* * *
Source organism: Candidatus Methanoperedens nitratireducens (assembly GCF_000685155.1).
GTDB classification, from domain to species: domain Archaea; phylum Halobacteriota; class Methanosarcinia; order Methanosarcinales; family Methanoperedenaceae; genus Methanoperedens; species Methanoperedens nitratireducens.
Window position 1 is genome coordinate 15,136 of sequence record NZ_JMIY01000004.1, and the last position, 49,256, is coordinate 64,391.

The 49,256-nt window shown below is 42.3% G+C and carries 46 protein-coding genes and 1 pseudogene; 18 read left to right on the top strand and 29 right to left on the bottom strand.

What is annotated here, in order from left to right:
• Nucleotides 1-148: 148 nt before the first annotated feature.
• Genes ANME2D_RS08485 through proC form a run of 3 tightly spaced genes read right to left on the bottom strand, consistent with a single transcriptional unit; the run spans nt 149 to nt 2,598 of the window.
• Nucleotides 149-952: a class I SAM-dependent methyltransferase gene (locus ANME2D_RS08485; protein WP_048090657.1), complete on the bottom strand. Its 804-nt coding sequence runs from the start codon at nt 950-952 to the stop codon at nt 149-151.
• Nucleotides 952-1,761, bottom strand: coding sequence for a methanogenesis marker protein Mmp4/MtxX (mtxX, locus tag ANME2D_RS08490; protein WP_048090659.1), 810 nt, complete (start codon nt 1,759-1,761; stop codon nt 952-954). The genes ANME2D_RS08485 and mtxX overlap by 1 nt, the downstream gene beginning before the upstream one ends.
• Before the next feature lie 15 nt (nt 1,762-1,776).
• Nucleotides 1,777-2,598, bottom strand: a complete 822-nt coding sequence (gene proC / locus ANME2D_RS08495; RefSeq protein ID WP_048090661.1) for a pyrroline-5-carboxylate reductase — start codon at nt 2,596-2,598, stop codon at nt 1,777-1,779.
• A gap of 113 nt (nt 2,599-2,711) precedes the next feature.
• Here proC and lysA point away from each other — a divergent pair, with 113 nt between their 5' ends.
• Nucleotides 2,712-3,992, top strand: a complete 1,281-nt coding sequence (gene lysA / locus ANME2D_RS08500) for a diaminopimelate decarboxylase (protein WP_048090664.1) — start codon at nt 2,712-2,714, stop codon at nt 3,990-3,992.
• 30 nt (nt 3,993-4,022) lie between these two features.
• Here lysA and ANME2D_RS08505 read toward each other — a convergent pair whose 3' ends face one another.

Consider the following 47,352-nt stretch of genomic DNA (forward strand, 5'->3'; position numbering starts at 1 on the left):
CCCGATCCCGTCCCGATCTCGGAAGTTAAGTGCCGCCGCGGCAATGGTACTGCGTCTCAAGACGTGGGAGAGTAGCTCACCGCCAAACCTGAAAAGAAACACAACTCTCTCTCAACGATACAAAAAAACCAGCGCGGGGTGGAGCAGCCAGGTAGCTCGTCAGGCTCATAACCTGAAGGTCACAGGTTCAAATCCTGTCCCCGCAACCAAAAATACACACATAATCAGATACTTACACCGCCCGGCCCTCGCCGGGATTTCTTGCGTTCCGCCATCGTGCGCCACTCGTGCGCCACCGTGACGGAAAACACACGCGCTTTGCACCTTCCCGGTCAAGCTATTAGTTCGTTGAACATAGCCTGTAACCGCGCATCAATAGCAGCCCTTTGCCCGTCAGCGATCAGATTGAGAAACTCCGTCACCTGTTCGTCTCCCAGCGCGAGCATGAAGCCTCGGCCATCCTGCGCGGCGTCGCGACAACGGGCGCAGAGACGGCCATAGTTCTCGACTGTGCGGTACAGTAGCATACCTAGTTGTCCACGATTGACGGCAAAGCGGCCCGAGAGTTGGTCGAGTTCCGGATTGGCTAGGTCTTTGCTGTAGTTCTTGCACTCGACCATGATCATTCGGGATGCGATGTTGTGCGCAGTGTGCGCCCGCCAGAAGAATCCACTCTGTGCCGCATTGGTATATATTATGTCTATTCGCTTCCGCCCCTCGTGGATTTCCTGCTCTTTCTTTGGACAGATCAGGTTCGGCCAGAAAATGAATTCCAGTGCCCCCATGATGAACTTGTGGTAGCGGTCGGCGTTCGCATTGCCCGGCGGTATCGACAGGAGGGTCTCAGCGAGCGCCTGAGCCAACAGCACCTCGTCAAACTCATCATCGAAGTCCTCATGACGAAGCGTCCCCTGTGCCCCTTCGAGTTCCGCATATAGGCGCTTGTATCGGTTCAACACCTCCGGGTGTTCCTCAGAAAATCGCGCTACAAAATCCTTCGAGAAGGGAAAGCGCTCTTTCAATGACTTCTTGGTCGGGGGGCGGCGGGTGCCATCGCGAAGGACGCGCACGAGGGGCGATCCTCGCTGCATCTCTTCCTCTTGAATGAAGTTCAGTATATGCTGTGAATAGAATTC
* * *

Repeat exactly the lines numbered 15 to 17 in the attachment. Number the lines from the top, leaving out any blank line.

• 30 nt (nt 3,993-4,022) lie between these two features.
• Here lysA and ANME2D_RS08505 read toward each other — a convergent pair whose 3' ends face one another.

Consider the following 47,352-nt stretch of genomic DNA (forward strand, 5'->3'; position numbering starts at 1 on the left):